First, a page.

ENVIRONMENT

Vacationing Minnesota Woman Killed In Rare Black Bear Attack In Canada

Her mom called police when her two dogs returned to the family cabin. One of them was bloodied.
Experts say many bear attacks on humans begin with confrontations with dogs.
Experts say many bear attacks on humans begin with confrontations with dogs.

A Minnesota woman vacationing in Canada with her parents was killed in an “extremely rare” attack by a black bear, officials said.

Catherine Sweatt-Mueller, 62, was found dead Sunday with a bear standing over her body after she failed to return to the family cabin from checking on her two dogs.

Her worried mother called police when the dogs came back without her to the cabin in Ontario on secluded Red Pine Island near the Minnesota border. One of the dogs was bloodied and injured, CNN reported.

Police killed the bear standing over Sweatt-Mueller. But conservation officials are also hunting for two others nearby who were seen acting aggressively. The plan was to relocate the two bears. 

One of the bears was “snapping its gums, gritting its teeth, stomping,” Ontario Provincial Police Constable Jim Davis told the BBC.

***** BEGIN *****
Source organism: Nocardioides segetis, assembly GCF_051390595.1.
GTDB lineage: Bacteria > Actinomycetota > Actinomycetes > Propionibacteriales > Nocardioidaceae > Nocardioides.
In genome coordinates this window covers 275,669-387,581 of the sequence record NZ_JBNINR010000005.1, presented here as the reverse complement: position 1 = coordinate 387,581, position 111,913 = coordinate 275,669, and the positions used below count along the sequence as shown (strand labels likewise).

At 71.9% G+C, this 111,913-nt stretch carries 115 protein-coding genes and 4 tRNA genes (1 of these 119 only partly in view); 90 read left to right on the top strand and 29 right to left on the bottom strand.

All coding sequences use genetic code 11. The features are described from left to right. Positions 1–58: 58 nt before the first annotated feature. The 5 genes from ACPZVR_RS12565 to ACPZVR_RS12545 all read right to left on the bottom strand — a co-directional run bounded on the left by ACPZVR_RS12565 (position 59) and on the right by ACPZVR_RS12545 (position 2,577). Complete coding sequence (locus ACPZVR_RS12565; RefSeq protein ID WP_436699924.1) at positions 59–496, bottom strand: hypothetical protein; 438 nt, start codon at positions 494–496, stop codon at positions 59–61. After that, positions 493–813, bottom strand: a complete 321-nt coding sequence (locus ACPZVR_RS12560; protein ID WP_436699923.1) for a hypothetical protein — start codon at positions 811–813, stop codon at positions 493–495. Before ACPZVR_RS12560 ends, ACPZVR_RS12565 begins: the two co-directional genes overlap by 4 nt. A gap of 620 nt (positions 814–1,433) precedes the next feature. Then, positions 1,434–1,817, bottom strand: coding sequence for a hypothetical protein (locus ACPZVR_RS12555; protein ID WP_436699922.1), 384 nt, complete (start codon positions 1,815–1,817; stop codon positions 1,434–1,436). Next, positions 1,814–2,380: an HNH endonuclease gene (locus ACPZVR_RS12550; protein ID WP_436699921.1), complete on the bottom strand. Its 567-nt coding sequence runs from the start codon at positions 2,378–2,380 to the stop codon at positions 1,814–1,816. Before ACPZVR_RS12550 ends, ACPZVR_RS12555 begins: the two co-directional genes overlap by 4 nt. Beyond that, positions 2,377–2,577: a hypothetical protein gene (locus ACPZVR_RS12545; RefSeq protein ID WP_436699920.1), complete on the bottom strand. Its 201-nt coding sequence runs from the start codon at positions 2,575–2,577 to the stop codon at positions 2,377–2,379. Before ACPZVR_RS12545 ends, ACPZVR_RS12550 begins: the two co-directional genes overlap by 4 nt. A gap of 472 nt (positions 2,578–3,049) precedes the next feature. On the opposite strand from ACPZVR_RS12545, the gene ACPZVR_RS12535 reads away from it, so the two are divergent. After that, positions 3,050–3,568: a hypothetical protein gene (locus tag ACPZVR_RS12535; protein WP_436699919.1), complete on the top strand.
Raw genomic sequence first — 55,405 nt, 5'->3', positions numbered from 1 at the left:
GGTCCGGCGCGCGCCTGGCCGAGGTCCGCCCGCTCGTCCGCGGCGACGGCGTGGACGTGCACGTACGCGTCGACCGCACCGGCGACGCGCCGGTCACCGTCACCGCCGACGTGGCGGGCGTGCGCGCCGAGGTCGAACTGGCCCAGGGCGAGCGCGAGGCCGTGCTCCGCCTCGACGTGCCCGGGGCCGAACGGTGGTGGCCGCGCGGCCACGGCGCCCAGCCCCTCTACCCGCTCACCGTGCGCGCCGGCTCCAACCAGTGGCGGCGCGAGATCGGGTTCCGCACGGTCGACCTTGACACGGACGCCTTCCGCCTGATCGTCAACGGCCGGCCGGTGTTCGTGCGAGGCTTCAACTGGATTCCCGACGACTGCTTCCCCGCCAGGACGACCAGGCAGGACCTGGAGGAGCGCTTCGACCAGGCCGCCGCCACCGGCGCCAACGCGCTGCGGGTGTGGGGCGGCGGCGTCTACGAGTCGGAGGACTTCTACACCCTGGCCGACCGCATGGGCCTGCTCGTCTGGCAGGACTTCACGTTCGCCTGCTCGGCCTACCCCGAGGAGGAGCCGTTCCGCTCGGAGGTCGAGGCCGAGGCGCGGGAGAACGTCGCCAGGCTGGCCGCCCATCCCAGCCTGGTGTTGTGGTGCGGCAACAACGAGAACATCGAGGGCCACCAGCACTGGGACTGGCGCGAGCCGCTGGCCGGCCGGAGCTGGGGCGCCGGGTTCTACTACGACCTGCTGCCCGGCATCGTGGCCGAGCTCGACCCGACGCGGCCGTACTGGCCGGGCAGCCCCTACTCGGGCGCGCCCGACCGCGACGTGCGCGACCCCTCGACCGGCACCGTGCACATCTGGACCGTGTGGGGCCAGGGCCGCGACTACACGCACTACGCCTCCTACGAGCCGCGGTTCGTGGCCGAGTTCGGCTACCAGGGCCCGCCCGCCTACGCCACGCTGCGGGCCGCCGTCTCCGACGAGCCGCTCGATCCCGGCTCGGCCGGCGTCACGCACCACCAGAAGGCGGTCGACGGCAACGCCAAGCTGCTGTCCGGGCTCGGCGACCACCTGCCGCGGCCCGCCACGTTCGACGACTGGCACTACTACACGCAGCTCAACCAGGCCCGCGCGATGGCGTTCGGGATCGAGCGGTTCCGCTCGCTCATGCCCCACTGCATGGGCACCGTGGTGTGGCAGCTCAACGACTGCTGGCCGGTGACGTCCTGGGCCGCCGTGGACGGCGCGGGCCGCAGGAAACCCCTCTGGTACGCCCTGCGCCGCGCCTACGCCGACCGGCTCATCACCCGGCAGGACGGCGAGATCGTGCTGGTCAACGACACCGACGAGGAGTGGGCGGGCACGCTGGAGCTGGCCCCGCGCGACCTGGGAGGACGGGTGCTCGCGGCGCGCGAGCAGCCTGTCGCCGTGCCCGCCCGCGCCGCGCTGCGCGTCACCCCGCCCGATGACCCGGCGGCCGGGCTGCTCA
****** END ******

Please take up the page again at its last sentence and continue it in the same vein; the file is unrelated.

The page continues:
“The family is ... very devastated,” Davis told The Associated Press. “The officers on the scene were fairly devastated to deliver the news. We can’t believe a bear attacked a person.”

A necropsy will be performed on the bear to seek any possible physical reason for the animal’s behavior.

Experts told ABC News that fatal attacks by bears on humans often begin with confrontations with dogs. A “disproportionate number” of the attacks are linked to dogs, Lynn Rogers, founder of the North American Bear Center, told ABC.

Three of the seven significant unprovoked bear attacks in Minnesota since 1987 involved a dog, Dave Garshelis, a bear expert at the Minnesota Department of Natural Resources, told ABC. None of those attacks was fatal.

Often in those cases, owners are hurt trying to intercede for the dogs or the pets run to their owners for protection and the “next thing you know the bear is 2 feet away,” Garshelis said.

The Ontario Ministry of Natural Resources said in a statement that “attacks of this nature are extremely rare. Our hearts go out to the family and friends of the victim.”

The last fatal bear attack in Ontario was in 2005.

Composer Julien Gauthier was killed by a bear last month in Canada’s remote Northwest Territories on a journey to collect nature sounds for his music. A black bear and grizzly found nearby were killed by wildlife officials. It was the fourth bear-related death in the Northwest Territories in 20 years, according to the Canadian Broadcasting Corp.

There were three deadly attacks by grizzly bears last year in the U.S., including a mother and her baby in Alaska and a man in Wyoming, near Yellowstone National Park. 

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